The second reason I don’t believe these Progressives represent the electorate is us, the voters. When we actually get a good viable alternative, We the People are too timid to “step out of line” and publicly support and vote for the best candidate. We’re afraid that our Democratic Party cronies might punish us somehow if we defy the orthodoxy and do what’s best for this region.
The lone example to the contrary was 24 years ago in 1999 when Republican Jim Roddey won the election to become the first Allegheny County Executive. A dynamic and successful businessman whose civic bona fides were unmatched by any candidate since, he barely beat the odds because the stars aligned. Then Democratic County Commissioner Mike Dawida very narrowly lost to the brilliant but polarizing former County Coroner Cyril Wecht. That gave Roddey a chance, which political insiders say grew when the Wecht campaign brought in former O.J. Simpson attorney Johnnie Cochran to stump for him just before election day. Whether it was Pittsburghers’ aversion to O.J. or to Los Angeles celebrities, it boosted Roddey’s chances.
The other thing that lifted his chances was that prominent Democrats came out in support of him, forming “Democrats for Roddey.” That not only opened the doors for Roddey to raise more campaign money, it also gave political “cover” for other Democrats to cross party lines and vote for whomever they considered the best candidate to be. It was enough for Roddey to win by less than 1.5 percent of the vote.
That election heralded a new kind of county government with a strong central county executive — one of the strongest such positions in the country. The idea was that this region needed a strong leader who would effectively be the chief salesman for this area, which was struggling economically. We need that now more than ever.
As I said earlier, however, I don’t blame the Democratic Party. But I do blame its leaders and the many prominent, wealthy local Democrats for being silent — for not having the guts to disregard political party and stand up and support the candidates they believe will be best for the future of this county. I’m told the governor is telling these Democrats that if they can’t support the local Democrats in the November race, just be silent. That’s what’s happening in this election. It’s just the kind of self-serving, parochial behavior that keeps this region down — that keeps it from mattering again in the life of this nation.
The two key local elections this fall involve the race for District Attorney and Allegheny County Executive. Each race offers a series of contrasts that couldn’t be more stark: Far-left Progressives versus moderates; inexperienced candidates versus experienced leaders; and out-of-town funding versus local funding.
Matt Dugan won the Democratic primary for District Attorney by about 19,000 votes. He received about 93,000 votes, which is about 10 percent of the registered voters in Allegheny County. He was funded almost exclusively by one person — billionaire George Soros who is bent on reshaping the American justice system by lavishing money on candidates who follow the Progressive agenda. Dugan has worked in the Public Defender’s Office for 15 years and has been Chief Public Defender for the past three years.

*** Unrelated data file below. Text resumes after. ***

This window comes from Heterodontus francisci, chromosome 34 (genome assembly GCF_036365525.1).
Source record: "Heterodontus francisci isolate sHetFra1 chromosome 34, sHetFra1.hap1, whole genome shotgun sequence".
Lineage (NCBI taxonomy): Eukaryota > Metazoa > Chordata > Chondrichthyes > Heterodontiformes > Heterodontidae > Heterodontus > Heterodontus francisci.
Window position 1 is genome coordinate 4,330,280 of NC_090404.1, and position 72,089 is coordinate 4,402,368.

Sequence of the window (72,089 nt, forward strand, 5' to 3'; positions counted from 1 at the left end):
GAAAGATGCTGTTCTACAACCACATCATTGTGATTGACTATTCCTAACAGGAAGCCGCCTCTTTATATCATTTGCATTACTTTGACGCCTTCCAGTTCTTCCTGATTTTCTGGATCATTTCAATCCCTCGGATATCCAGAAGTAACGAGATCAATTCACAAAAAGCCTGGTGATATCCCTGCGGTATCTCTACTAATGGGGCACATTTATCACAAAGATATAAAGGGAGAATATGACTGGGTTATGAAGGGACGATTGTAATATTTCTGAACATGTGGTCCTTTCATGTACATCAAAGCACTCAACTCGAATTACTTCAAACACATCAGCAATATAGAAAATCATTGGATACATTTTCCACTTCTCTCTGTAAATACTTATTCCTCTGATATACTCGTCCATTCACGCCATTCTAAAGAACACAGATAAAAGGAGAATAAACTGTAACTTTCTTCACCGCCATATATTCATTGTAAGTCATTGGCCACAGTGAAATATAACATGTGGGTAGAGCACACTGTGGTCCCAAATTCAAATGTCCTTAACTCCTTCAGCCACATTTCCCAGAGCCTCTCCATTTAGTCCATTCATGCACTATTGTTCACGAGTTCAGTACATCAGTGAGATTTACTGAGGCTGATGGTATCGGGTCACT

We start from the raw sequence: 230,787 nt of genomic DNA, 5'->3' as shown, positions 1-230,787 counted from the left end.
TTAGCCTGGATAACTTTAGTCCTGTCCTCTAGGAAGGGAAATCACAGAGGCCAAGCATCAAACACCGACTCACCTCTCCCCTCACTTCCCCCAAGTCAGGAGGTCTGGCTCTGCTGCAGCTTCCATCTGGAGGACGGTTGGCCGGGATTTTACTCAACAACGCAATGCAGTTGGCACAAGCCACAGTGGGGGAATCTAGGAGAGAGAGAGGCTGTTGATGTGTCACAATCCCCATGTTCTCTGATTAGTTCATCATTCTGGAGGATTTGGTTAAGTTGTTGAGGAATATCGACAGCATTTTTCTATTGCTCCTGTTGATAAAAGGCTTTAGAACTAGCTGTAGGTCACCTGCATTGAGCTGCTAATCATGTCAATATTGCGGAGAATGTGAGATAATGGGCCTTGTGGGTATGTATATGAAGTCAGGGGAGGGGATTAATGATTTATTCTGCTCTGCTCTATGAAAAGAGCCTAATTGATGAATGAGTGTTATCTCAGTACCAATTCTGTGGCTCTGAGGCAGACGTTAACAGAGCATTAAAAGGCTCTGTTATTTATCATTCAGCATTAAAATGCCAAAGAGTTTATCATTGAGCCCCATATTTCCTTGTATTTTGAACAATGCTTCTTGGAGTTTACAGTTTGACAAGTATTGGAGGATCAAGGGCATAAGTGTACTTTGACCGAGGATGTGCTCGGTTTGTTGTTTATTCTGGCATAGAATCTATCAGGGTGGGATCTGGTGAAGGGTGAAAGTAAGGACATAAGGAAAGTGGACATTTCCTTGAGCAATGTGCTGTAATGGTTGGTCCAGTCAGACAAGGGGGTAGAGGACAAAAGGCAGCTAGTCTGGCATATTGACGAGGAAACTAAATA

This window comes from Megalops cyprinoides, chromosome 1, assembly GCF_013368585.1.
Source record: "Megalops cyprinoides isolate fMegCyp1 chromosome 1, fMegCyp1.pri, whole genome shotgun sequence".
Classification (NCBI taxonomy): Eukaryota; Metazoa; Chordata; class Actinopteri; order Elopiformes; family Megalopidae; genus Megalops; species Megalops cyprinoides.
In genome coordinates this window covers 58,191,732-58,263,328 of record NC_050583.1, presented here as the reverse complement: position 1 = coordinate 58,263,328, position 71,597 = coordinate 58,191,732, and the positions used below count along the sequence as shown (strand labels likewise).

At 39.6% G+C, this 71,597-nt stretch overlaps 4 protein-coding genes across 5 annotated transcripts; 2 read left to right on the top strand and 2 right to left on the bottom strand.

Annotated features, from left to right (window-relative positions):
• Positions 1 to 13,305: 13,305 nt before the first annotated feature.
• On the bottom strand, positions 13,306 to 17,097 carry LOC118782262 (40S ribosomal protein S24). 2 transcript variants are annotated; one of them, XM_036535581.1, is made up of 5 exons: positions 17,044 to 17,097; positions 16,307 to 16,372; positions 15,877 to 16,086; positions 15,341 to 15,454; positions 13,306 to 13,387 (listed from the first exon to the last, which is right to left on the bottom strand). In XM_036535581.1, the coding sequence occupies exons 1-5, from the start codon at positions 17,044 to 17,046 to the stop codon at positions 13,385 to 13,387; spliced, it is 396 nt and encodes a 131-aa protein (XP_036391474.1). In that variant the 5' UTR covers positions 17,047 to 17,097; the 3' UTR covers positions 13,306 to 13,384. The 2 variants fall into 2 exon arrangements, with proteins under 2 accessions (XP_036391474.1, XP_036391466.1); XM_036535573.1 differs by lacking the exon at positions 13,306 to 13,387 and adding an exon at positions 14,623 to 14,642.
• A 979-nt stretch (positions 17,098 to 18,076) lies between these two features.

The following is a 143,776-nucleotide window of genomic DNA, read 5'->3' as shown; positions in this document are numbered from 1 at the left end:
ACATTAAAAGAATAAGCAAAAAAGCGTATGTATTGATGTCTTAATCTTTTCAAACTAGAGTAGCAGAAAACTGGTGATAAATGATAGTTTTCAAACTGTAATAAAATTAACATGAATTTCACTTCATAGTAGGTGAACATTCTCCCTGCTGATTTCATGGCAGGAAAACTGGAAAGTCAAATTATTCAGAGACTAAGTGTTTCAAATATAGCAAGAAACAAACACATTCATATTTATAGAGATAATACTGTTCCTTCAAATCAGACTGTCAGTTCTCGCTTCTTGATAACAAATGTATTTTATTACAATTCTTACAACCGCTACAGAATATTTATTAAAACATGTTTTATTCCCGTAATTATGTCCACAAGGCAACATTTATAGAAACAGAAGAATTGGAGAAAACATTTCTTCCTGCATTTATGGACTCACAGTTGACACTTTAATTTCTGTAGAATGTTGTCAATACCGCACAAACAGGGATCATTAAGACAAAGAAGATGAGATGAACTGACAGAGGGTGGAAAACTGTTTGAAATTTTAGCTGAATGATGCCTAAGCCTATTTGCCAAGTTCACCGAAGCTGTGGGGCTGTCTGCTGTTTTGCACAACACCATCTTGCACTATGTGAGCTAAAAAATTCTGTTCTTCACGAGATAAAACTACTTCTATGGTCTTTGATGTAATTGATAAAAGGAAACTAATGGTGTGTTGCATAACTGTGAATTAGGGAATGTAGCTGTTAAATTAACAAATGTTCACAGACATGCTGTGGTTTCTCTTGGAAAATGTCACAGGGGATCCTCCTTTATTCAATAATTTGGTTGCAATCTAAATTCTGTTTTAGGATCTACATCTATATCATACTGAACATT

Longtime Democrat Steve Zappala has been Allegheny County District Attorney since 1998 but lost the Democratic primary to Dugan. Nearly 10,000 Republicans wrote in his name in the Republican primary, so Zappala is squaring off against Dugan again, this time as the Republican candidate. Though Zappala raised $227,000 locally versus the $77,000 raised by Dugan, the $759,000 donated by Soros to Dugan swamped Zappala’s efforts.
By far the most important race in the region is that of Allegheny County Executive, featuring the heavily favored winner of the Democratic primary Sara Innamorato, 37, versus political newcomer Republican Joe Rockey, 58. The County Executive is the third most important political office in Pennsylvania, behind the Governor and the Mayor of Philadelphia. Allegheny County has nearly 7,000 employees and an annual budget of more than $1 billion. It’s a huge job.
Innamorato’s personal story involves her family’s struggle because her father became an opioid addict who never beat it and died suddenly 14 years ago. She grew up in Ross and overcame those difficulties, graduating magna cum laude from the University of Pittsburgh with a business degree. Then, she was an Apple store concierge for two years and an associate in a store leadership program for two more. Then she became a barista, then did marketing for a local tech firm and from 2015-2017, launched a marketing business with the mission of “marketing for social good.” Then, as a member of the Democratic Socialists of America, she ran for the state House in 2018 and won. Before resigning from the State House earlier this year, she had a relatively lackluster output, the Post-Gazette reported: “Since taking office in 2019, none of the 25 bills on which she is listed as the prime sponsor even advanced out of committee.” Her campaign mission statement is that she wants to put “people first — over corporate profits and greedy individuals.” For the May primary, her major funding came from two left-wing sources outside of the region — the Service Employees International Union (SEIU), which largely financed and is heavily influencing Pittsburgh Mayor Ed Gainey’s office, and a New York-based entity called the Working Families Party.